Assessment of the summer-autumn bloom in the Bohai Sea using satellite images to identify the roles of wind mixing and light conditions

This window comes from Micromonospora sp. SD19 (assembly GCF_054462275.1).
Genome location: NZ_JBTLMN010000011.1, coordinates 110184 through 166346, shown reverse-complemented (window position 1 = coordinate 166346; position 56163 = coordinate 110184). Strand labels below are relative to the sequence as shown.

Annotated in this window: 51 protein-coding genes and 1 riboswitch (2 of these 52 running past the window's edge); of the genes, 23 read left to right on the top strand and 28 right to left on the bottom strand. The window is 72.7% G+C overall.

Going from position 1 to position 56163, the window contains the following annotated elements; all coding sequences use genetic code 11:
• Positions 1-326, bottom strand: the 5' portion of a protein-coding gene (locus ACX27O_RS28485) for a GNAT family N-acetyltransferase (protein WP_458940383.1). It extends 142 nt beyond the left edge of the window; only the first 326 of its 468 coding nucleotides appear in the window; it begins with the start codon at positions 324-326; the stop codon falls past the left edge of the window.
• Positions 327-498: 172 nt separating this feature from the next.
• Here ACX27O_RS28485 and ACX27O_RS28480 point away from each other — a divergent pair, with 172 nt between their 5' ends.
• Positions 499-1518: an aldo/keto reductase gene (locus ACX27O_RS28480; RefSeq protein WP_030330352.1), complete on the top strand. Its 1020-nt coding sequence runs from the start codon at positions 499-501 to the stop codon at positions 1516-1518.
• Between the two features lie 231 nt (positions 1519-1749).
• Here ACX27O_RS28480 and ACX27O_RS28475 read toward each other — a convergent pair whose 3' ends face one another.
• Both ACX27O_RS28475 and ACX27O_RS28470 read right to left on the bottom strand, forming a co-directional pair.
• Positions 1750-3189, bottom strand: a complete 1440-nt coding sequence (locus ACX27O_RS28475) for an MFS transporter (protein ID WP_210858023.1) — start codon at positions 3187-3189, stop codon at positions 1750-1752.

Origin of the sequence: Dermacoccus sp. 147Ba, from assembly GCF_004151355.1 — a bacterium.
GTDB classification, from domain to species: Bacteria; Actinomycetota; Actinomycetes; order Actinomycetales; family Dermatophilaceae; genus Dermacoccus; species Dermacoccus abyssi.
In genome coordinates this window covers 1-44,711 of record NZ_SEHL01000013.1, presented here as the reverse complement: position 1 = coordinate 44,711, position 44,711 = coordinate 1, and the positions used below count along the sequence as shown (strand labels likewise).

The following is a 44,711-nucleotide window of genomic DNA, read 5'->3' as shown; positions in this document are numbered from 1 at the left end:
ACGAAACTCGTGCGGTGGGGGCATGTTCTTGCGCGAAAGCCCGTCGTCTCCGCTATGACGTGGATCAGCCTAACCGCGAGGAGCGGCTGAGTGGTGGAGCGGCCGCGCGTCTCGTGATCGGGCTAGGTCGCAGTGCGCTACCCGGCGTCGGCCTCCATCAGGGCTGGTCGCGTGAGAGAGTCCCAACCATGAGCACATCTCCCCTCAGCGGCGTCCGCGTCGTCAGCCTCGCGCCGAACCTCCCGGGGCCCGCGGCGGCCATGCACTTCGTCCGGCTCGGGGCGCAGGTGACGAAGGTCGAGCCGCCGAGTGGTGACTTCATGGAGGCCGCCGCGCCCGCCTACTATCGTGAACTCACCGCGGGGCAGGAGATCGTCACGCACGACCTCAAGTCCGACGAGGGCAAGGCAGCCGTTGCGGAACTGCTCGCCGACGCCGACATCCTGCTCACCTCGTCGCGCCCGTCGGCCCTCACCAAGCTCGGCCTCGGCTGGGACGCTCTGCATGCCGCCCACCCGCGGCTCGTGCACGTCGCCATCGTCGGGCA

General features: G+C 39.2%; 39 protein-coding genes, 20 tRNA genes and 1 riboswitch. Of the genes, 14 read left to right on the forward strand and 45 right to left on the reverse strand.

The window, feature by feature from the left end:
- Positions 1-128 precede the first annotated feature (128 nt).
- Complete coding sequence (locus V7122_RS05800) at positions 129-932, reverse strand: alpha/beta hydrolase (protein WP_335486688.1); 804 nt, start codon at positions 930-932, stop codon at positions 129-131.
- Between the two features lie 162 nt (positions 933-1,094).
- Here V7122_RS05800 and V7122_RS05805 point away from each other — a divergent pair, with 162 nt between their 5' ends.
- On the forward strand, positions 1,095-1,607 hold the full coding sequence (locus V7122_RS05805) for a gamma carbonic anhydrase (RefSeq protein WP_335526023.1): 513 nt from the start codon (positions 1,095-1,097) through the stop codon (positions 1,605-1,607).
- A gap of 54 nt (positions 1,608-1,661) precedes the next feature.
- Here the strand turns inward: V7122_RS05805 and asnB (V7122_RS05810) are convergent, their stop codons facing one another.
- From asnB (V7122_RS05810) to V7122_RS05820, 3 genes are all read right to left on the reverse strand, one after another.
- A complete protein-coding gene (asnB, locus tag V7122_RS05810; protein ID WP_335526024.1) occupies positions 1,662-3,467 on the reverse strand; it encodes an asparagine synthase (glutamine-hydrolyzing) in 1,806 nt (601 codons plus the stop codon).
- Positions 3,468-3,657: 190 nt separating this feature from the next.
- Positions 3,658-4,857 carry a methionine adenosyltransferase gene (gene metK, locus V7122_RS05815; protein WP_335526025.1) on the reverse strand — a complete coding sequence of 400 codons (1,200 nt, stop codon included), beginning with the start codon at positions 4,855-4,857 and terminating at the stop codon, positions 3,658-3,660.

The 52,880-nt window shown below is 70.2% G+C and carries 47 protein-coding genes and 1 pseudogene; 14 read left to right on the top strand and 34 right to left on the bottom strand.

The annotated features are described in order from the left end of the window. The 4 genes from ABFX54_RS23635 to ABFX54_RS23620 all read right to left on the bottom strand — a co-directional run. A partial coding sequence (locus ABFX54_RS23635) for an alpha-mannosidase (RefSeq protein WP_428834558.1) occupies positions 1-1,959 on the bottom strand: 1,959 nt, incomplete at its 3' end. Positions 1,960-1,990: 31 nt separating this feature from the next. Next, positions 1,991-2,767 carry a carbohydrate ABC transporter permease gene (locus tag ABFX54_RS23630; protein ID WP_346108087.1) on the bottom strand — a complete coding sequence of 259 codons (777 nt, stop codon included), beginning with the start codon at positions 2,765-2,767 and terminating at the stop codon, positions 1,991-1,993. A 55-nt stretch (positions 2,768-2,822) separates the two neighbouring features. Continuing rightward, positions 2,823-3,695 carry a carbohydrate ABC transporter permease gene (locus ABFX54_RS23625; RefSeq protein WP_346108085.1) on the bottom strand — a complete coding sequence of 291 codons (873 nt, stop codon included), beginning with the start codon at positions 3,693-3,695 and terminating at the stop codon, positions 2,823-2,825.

AbstractIn shallow coastal ecosystems, summer–autumn phytoplankton blooms require thorough investigation because of their large variability in space and time. This variability results primarily from the complex interplay of different governing factors, e.g., wind mixing and light availability. To identify the effects of these governing factors on the summer–autumn blooms in the Bohai Sea, we first established a statistical approach to define the biological variables that characterize summer–autumn blooms, i.e., the bloom onset time (denoted as bloom onset), the bloom magnitude, and the chlorophyll-a (Chl-a) increase rate during the bloom period (denoted as Chl-a increase rate). These variables were quantified using daily Medium Resolution Imaging Spectrometer (MERIS) satellite scenes from 2003 to 2009. We observed a remarkable onshore–offshore gradient in all three biological variables. For example, bloom onsets were delayed in coastal areas compared to deep offshore waters. Spatially, the bloom onset exhibited a high correlation with wind mixing prior to the bloom period (R > 0.6), whereas the Chl-a increase rate and bloom magnitude were highly correlated to the distribution of the light attenuation coefficient (Kd(min), R = − 0.65 and R = 0.69, respectively). Furthermore, the empirical orthogonal function (EOF) analysis revealed similar interannual variability in the Kd(min), bloom onset and Chl-a increase rate. We also observed similar interannual trends in the bloom magnitude and wind mixing during the bloom period. From the analysis above, we believe that light is a crucial limiting factor for summer–autumn phytoplankton dynamics in the Bohai Sea. Wind influenced Chl-a dynamics in many ways and at various scales. Spatially, weak wind speeds prior to bloom events tended to provide favorable light conditions for the development of blooms. Over the long-term, however, enhanced wind mixing tended to supply the surface layer with nutrients more effectively and thus promoted a higher bloom intensity.